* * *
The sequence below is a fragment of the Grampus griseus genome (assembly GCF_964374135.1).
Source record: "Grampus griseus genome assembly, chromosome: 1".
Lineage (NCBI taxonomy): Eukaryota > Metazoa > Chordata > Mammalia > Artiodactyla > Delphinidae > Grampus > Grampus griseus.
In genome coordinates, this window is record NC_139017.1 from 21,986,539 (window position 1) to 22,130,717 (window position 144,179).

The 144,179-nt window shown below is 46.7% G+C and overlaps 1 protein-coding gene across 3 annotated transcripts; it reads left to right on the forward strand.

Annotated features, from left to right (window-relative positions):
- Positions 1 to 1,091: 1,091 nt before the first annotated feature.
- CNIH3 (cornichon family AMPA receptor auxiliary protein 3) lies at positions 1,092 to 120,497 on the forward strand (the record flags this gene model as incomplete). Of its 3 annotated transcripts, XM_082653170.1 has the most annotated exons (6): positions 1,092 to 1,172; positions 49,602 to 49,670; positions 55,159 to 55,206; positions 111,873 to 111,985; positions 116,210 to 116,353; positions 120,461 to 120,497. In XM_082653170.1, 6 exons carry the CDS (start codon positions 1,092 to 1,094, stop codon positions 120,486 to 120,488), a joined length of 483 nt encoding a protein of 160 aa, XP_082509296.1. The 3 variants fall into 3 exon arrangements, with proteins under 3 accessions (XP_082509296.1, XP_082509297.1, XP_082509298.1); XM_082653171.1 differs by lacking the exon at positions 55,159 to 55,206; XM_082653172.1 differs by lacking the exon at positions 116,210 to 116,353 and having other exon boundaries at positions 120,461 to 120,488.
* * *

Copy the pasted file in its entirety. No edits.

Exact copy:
The sequence below is a fragment of the Grampus griseus genome (assembly GCF_964374135.1).
Source record: "Grampus griseus genome assembly, chromosome: 1".
Lineage (NCBI taxonomy): Eukaryota > Metazoa > Chordata > Mammalia > Artiodactyla > Delphinidae > Grampus > Grampus griseus.
In genome coordinates, this window is record NC_139017.1 from 21,986,539 (window position 1) to 22,130,717 (window position 144,179).

The 144,179-nt window shown below is 46.7% G+C and overlaps 1 protein-coding gene across 3 annotated transcripts; it reads left to right on the forward strand.

Annotated features, from left to right (window-relative positions):
- Positions 1 to 1,091: 1,091 nt before the first annotated feature.
- CNIH3 (cornichon family AMPA receptor auxiliary protein 3) lies at positions 1,092 to 120,497 on the forward strand (the record flags this gene model as incomplete). Of its 3 annotated transcripts, XM_082653170.1 has the most annotated exons (6): positions 1,092 to 1,172; positions 49,602 to 49,670; positions 55,159 to 55,206; positions 111,873 to 111,985; positions 116,210 to 116,353; positions 120,461 to 120,497. In XM_082653170.1, 6 exons carry the CDS (start codon positions 1,092 to 1,094, stop codon positions 120,486 to 120,488), a joined length of 483 nt encoding a protein of 160 aa, XP_082509296.1. The 3 variants fall into 3 exon arrangements, with proteins under 3 accessions (XP_082509296.1, XP_082509297.1, XP_082509298.1); XM_082653171.1 differs by lacking the exon at positions 55,159 to 55,206; XM_082653172.1 differs by lacking the exon at positions 116,210 to 116,353 and having other exon boundaries at positions 120,461 to 120,488.